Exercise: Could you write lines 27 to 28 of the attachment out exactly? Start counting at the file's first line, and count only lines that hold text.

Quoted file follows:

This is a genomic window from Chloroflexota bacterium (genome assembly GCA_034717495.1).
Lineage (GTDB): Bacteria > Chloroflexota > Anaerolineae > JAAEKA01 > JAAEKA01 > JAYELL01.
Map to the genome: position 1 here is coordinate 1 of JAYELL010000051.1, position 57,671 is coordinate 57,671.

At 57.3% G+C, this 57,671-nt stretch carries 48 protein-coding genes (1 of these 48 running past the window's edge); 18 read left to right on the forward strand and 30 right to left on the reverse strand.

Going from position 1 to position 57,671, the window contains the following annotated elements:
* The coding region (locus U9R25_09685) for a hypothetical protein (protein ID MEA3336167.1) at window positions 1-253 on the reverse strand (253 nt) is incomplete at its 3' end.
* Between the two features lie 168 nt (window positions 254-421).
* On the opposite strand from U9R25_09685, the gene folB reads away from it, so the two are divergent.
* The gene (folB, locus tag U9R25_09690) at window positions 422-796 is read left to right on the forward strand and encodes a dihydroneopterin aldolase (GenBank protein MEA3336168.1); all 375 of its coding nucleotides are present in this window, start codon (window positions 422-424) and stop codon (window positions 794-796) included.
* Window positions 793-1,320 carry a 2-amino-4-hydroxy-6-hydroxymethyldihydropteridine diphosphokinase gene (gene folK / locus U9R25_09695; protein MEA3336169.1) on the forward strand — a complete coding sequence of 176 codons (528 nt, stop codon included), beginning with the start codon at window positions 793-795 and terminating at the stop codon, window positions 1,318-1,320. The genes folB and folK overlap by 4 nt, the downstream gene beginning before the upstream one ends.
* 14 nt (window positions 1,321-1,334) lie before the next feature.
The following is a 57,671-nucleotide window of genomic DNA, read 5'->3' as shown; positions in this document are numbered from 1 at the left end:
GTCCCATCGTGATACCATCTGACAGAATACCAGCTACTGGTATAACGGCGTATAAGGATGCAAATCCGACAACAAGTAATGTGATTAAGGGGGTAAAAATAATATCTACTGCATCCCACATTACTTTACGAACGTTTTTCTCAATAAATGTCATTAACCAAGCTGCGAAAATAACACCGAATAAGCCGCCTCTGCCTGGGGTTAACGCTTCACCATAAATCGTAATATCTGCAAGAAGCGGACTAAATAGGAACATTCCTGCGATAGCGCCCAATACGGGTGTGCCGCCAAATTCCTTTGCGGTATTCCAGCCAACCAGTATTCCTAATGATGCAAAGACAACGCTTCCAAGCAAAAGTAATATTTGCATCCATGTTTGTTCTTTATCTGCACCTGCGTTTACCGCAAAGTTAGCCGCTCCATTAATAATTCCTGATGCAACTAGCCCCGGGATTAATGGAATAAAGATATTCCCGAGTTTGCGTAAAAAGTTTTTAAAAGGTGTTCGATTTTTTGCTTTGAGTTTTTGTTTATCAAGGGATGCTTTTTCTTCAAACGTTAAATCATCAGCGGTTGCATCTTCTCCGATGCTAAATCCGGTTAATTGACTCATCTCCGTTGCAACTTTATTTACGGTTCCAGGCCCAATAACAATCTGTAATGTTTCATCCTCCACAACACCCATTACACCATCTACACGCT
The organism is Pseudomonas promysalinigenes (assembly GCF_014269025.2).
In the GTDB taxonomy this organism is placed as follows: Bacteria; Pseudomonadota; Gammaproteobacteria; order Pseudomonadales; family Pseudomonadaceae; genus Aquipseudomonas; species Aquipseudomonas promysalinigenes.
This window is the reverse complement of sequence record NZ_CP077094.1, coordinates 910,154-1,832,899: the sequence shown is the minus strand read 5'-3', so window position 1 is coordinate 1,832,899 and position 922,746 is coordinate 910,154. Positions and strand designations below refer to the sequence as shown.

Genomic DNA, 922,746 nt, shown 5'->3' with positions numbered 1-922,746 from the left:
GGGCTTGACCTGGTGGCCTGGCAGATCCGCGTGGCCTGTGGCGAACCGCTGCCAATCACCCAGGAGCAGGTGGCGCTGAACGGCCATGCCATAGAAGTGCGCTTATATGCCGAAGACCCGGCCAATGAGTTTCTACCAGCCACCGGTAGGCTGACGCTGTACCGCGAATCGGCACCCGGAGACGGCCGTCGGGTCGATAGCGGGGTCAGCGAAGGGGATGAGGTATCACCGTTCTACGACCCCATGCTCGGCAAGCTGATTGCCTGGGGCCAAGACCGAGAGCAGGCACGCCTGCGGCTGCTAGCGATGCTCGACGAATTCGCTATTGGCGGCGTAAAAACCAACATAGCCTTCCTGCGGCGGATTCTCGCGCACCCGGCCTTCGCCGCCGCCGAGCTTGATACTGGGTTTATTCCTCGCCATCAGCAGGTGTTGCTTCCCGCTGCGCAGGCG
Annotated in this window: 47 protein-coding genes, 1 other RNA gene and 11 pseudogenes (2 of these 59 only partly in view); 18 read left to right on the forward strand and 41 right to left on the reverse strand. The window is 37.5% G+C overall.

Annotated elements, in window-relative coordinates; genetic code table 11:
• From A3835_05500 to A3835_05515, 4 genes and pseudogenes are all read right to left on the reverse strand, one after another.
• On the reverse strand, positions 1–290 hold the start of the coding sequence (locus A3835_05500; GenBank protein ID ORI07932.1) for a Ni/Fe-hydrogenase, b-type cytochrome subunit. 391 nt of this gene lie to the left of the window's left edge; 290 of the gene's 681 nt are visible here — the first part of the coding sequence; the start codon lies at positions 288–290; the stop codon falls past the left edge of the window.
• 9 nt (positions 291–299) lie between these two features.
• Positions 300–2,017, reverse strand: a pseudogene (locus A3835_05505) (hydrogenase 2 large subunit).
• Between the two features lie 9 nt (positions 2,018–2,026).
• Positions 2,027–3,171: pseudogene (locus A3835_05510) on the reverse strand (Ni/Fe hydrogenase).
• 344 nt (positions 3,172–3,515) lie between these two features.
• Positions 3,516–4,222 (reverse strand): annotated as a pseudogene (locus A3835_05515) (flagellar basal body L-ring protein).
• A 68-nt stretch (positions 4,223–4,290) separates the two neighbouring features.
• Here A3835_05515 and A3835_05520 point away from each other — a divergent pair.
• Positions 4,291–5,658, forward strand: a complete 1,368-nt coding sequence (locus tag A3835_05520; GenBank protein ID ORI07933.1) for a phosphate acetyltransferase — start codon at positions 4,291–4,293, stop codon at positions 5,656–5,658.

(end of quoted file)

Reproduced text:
• 344 nt (positions 3,172–3,515) lie between these two features.
• Positions 3,516–4,222 (reverse strand): annotated as a pseudogene (locus A3835_05515) (flagellar basal body L-ring protein).